The Consumer Prices Index (CPI) measure of price inflation is now 3.5% for the year to January, up from 2.9% the previous month. The Retail Prices Index (RPI) measure is now 3.7%, up from 2.4% the month before.
The Office for National Statistics (ONS) who publish the inflation data each month have said that VAT returning to 17.5% in January was the biggest factor in the CPI rate increase. Other inflationary factors were higher fuel and transport costs.
Now that Quantitative Easing (QE) has been put on hold by the Bank of England and we continue to have plenty of spare capacity within the UK economy, we expect this inflation rise to be relatively short term, returning to below the Bank target of 2% before the end of the year.
Whilst higher price inflation will prompt the Bank to consider an interest rate rise, we beleive that the Bank Rate is likely to remain at 0.5% for the foreseeable future. The factors pushing inflation higher over the past few months are largely short term factors, such as the VAT increase. A new Government increasing VAT still further to 18.5% or 20% in the summer could cause another inflation ‘spike’ but over the medium and longer term these factors are unlikely to sustain higher inflation rates.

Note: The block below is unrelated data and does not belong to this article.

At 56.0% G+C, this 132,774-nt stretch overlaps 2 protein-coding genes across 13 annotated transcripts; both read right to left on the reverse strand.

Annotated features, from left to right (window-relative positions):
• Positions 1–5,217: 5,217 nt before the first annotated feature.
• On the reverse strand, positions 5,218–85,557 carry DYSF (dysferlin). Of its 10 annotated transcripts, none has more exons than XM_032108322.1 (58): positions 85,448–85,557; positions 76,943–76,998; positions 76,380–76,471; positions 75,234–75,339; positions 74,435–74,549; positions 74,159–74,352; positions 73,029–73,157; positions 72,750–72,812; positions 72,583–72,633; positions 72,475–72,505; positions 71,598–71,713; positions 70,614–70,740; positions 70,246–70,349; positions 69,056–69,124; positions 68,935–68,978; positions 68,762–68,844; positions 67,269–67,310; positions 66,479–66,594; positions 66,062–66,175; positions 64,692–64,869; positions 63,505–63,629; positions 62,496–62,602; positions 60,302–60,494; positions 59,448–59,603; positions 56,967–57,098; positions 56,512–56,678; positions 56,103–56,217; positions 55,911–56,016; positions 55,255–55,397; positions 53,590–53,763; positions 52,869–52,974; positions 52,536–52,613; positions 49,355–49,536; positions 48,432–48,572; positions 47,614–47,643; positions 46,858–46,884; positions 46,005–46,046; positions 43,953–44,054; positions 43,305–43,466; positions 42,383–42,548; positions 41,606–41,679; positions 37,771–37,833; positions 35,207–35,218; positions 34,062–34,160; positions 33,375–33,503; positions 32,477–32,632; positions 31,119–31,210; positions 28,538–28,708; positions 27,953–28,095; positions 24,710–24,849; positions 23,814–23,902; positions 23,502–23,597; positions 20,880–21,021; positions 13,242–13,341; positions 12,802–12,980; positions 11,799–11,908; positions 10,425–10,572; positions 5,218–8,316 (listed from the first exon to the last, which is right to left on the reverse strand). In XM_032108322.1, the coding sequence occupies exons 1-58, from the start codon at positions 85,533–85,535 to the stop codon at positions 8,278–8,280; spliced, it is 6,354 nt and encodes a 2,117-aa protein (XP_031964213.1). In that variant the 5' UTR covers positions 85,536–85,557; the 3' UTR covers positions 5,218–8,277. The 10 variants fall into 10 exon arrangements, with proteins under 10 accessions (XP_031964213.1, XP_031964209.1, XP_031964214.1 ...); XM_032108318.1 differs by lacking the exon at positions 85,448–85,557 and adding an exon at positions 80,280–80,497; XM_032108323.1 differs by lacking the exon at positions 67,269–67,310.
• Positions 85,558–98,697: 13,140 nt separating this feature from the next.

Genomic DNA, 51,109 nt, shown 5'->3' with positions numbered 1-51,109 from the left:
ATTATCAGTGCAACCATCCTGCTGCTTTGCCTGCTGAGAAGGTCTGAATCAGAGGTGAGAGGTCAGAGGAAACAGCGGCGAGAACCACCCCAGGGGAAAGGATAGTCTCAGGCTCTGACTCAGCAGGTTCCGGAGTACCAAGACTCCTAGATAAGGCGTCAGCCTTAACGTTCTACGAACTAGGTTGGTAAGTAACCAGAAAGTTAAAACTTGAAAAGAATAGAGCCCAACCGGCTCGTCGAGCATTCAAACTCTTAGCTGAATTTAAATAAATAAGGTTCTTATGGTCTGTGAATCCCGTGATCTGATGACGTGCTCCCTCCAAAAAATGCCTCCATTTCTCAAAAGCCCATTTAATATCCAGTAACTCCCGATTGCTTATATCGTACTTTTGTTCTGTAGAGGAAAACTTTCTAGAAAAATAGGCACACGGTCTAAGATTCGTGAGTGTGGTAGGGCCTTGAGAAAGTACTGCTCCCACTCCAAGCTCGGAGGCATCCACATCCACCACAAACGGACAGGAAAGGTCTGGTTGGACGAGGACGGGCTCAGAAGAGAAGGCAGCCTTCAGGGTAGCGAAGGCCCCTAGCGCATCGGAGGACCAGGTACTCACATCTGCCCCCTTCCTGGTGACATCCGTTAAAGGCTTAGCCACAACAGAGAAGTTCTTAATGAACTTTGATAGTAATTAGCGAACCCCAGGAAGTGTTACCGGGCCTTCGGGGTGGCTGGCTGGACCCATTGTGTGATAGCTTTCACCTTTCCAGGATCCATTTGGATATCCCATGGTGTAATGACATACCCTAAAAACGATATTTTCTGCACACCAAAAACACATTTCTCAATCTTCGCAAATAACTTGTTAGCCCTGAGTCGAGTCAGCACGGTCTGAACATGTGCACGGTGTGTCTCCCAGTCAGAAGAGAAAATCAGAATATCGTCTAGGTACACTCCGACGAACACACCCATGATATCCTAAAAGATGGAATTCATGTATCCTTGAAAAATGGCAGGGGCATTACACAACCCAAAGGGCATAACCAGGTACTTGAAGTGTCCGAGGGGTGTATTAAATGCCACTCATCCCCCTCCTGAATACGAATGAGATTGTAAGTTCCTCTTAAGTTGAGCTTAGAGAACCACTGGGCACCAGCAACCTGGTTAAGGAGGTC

Professor David Blanchflower, a former member of the Bank of England Monetary Policy Committee (MPC), has said recently that higher inflation could actually be a good thing, at least in the short term. It would benefit the UK economy by inflating away some of the national debt. Blanchflower suggested that inflation at 4% would be a pretty good starting point.
The downside of sustained higher inflation is reducing the purchasing power of capital in cash savings or non-escalating income. It does not take very long with inflation at 4% or higher to see the buying power of money quickly eroded.